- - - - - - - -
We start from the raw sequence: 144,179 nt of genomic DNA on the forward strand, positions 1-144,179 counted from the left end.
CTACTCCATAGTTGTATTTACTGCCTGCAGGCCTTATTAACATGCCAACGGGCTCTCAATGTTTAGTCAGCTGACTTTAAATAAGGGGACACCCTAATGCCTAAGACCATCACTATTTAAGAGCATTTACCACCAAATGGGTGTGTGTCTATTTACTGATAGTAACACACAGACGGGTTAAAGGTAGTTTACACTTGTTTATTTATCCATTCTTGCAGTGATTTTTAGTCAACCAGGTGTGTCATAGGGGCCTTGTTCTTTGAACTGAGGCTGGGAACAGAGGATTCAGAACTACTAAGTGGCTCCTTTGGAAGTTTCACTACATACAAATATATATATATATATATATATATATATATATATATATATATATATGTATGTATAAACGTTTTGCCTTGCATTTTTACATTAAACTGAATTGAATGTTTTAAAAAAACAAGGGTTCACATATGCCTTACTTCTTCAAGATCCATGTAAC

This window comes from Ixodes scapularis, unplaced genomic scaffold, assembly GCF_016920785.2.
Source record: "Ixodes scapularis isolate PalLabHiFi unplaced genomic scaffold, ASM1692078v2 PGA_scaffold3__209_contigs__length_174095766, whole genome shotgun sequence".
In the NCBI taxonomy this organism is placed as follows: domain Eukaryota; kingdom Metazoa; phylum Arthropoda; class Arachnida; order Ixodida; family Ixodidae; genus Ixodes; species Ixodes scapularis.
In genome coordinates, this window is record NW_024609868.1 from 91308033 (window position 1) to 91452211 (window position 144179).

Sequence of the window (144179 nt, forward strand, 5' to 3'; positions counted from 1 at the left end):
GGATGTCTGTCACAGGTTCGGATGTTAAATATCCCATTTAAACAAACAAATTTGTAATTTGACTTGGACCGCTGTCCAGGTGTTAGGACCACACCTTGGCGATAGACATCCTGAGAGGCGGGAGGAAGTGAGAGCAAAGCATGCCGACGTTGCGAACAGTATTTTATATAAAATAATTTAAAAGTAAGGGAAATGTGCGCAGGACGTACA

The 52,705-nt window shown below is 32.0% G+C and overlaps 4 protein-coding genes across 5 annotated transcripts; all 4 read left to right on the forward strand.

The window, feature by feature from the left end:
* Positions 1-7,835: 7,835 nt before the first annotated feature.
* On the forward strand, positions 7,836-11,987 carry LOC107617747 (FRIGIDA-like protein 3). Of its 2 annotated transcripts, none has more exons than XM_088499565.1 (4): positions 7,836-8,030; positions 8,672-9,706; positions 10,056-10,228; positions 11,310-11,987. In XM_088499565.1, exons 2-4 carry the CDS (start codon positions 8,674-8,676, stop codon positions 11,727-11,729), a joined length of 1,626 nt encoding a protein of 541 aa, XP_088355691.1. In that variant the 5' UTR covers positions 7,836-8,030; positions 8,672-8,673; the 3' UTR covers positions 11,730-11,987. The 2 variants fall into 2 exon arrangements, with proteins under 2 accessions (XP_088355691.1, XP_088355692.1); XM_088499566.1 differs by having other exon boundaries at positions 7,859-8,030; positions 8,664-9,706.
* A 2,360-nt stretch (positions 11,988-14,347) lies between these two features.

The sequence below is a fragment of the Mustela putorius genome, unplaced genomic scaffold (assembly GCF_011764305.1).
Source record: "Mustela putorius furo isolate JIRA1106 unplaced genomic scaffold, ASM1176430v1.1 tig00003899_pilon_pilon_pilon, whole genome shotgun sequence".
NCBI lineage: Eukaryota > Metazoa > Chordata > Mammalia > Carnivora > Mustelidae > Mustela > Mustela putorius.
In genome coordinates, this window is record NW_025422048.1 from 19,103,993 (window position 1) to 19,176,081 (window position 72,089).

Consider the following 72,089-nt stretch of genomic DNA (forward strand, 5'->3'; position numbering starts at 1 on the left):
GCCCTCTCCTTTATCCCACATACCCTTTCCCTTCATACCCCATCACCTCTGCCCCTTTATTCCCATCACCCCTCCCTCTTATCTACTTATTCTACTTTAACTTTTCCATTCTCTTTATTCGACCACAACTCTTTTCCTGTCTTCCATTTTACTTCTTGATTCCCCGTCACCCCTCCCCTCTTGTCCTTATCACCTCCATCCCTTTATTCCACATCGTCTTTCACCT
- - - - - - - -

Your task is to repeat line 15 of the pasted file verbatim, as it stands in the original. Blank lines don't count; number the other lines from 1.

Source record: "Mustela putorius furo isolate JIRA1106 unplaced genomic scaffold, ASM1176430v1.1 tig00003899_pilon_pilon_pilon, whole genome shotgun sequence".